The Piton de la Fournaise volcano erupted on October 25, 2019, for the fifth time this year. According to OVPF, the tremor corresponding with the arrival of the lava near the surface was recorded since 04:15 LT.
The low lava flow front is over the Piton Tremblet, at an altitude of about 600 m (1 968 feet) and less than 2 500 m (8 202 feet) from the Route Nationale 2 (RN2) but lava could reach it by the evening.
The Prefect has decided to implement the alert phase 2-2- "eruption in progress in the enclosure."
The public has been advised not to go near and within the area in the Fourque enclosure, from the Pas de Bellecombe trail or from any other path. Aircraft landing in the volcano area is also strictly prohibited until further notice.
Due to its quick progression in the Great Slopes, a screening of the RN2 by the police is underway.
"The eruptive fissures are located in the South / Southeast sector, at the level of the Great Slopes, upstream of Piton Tremblet. The lava front is currently about 2.5 km (1.5 miles) from the road," said the Volcanological Observatory of Piton de la Fournaise in a tweet.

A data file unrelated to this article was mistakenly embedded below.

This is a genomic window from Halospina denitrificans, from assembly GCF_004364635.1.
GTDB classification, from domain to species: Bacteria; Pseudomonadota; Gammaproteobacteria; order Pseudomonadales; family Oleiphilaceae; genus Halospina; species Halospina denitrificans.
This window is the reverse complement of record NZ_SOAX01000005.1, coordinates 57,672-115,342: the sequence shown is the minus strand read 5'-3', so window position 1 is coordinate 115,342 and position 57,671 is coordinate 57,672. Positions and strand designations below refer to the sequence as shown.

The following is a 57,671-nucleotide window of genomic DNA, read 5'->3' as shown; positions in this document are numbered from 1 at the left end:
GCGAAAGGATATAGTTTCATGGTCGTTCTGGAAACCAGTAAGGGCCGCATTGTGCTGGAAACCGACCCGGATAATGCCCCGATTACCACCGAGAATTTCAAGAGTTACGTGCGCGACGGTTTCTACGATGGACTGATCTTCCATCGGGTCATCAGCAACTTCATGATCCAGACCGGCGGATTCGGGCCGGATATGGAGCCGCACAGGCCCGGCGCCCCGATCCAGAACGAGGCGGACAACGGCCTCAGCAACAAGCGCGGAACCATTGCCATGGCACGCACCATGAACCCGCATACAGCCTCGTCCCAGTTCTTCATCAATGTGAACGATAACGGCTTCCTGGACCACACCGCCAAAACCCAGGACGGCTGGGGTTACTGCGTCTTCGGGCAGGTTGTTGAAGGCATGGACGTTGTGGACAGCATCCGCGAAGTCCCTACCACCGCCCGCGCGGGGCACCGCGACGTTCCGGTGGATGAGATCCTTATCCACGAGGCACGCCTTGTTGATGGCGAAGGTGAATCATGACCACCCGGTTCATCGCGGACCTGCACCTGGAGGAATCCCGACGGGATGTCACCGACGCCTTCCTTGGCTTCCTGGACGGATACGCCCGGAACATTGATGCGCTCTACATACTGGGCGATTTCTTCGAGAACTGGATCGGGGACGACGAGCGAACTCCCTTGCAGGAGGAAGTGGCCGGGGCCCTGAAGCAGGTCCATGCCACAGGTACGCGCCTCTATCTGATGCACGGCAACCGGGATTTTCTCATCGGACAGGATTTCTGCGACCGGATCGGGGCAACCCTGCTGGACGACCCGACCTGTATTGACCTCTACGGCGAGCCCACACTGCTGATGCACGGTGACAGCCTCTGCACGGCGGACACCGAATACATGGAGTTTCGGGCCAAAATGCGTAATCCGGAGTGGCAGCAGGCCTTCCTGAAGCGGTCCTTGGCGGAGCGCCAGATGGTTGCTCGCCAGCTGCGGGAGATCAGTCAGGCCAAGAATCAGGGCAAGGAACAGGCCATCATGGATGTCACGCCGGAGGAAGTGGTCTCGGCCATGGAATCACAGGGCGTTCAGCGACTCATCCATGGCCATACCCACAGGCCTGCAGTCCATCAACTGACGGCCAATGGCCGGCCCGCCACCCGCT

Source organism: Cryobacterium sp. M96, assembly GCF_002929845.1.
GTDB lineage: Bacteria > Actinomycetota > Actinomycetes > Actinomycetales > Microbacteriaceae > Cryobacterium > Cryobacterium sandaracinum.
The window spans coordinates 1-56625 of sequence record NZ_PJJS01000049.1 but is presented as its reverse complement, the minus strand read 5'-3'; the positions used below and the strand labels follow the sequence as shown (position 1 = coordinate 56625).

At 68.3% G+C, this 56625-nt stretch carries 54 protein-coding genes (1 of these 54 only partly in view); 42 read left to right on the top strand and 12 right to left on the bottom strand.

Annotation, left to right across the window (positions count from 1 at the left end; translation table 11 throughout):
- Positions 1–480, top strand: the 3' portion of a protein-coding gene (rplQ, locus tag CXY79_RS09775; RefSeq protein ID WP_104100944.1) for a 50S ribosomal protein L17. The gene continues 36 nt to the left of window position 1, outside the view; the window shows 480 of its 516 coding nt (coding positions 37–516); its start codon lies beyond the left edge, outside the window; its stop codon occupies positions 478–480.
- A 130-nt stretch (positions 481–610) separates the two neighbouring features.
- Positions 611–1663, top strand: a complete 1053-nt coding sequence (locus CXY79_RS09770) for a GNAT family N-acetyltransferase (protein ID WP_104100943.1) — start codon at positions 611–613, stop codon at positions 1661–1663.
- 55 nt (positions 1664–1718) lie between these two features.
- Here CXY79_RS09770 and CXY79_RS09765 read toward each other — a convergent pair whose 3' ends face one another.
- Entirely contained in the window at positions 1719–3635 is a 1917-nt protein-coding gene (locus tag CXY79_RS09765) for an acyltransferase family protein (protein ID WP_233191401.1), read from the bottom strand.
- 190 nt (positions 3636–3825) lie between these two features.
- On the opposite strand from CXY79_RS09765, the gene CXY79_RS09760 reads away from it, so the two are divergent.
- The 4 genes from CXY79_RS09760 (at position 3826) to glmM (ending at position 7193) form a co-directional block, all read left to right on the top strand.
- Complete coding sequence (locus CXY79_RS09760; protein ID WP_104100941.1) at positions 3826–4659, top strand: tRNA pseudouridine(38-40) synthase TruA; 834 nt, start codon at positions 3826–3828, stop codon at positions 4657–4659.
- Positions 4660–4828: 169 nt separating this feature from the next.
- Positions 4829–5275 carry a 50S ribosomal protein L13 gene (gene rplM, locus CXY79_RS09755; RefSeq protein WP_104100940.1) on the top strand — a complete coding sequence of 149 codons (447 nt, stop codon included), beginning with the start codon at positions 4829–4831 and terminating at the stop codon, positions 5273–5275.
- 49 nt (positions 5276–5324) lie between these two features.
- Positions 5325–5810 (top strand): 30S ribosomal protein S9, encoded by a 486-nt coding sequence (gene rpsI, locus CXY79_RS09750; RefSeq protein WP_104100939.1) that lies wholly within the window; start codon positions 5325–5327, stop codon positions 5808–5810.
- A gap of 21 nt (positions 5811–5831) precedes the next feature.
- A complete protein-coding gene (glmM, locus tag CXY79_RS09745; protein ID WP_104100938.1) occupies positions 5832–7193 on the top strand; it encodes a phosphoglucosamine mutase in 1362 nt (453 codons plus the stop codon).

The massive Piton de la Fournaise basaltic shield volcano on the French island of Réunion in the western Indian Ocean is one of the world's most active volcanoes. Much of its more than 530 000-year history overlapped with eruptions of the deeply dissected Piton des Neiges shield volcano to the NW.
Three calderas formed at about 250 000, 65 000, and less than 5 000 years ago by progressive eastward slumping of the volcano. Numerous pyroclastic cones dot the floor of the calderas and their outer flanks.
Most historical eruptions have originated from the summit and flanks of Dolomieu, a 400-m-high (1 312 feet) lava shield that has grown within the youngest caldera, which is 8 km (26 247 feet) wide and breached to below sea level on the eastern side. More than 150 eruptions, most of which have produced fluid basaltic lava flows, have occurred since the 17th century.
Only six eruptions, in 1708, 1774, 1776, 1800, 1977, and 1986, have originated from fissures on the outer flanks of the caldera. The Piton de la Fournaise Volcano Observatory, one of several operated by the Institut de Physique du Globe de Paris (IPGP), monitors this very active volcano. (GVP)
Featured image credit: OVPF